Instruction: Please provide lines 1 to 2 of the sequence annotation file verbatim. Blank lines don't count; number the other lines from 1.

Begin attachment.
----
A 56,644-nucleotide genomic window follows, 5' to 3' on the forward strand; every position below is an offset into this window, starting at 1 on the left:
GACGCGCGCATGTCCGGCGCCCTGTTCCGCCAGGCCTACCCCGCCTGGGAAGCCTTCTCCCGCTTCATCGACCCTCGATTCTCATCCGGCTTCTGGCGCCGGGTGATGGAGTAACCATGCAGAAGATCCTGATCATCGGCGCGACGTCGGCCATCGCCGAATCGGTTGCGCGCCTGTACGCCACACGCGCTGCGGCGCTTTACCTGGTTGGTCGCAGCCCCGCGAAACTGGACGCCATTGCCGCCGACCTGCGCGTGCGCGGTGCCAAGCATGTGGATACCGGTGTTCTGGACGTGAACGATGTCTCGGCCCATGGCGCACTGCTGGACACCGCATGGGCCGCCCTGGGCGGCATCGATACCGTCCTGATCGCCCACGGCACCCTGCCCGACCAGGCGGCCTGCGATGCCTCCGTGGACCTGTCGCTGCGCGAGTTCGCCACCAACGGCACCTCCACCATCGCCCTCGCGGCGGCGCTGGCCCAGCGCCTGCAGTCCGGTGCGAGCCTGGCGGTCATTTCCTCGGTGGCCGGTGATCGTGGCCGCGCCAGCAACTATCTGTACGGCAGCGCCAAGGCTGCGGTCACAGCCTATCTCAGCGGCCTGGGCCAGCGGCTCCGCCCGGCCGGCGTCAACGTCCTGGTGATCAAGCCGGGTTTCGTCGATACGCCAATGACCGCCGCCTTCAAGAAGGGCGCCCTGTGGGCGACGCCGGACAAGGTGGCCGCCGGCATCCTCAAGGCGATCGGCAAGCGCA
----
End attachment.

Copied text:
A 56,644-nucleotide genomic window follows, 5' to 3' on the forward strand; every position below is an offset into this window, starting at 1 on the left:
GACGCGCGCATGTCCGGCGCCCTGTTCCGCCAGGCCTACCCCGCCTGGGAAGCCTTCTCCCGCTTCATCGACCCTCGATTCTCATCCGGCTTCTGGCGCCGGGTGATGGAGTAACCATGCAGAAGATCCTGATCATCGGCGCGACGTCGGCCATCGCCGAATCGGTTGCGCGCCTGTACGCCACACGCGCTGCGGCGCTTTACCTGGTTGGTCGCAGCCCCGCGAAACTGGACGCCATTGCCGCCGACCTGCGCGTGCGCGGTGCCAAGCATGTGGATACCGGTGTTCTGGACGTGAACGATGTCTCGGCCCATGGCGCACTGCTGGACACCGCATGGGCCGCCCTGGGCGGCATCGATACCGTCCTGATCGCCCACGGCACCCTGCCCGACCAGGCGGCCTGCGATGCCTCCGTGGACCTGTCGCTGCGCGAGTTCGCCACCAACGGCACCTCCACCATCGCCCTCGCGGCGGCGCTGGCCCAGCGCCTGCAGTCCGGTGCGAGCCTGGCGGTCATTTCCTCGGTGGCCGGTGATCGTGGCCGCGCCAGCAACTATCTGTACGGCAGCGCCAAGGCTGCGGTCACAGCCTATCTCAGCGGCCTGGGCCAGCGGCTCCGCCCGGCCGGCGTCAACGTCCTGGTGATCAAGCCGGGTTTCGTCGATACGCCAATGACCGCCGCCTTCAAGAAGGGCGCCCTGTGGGCGACGCCGGACAAGGTGGCCGCCGGCATCCTCAAGGCGATCGGCAAGCGCA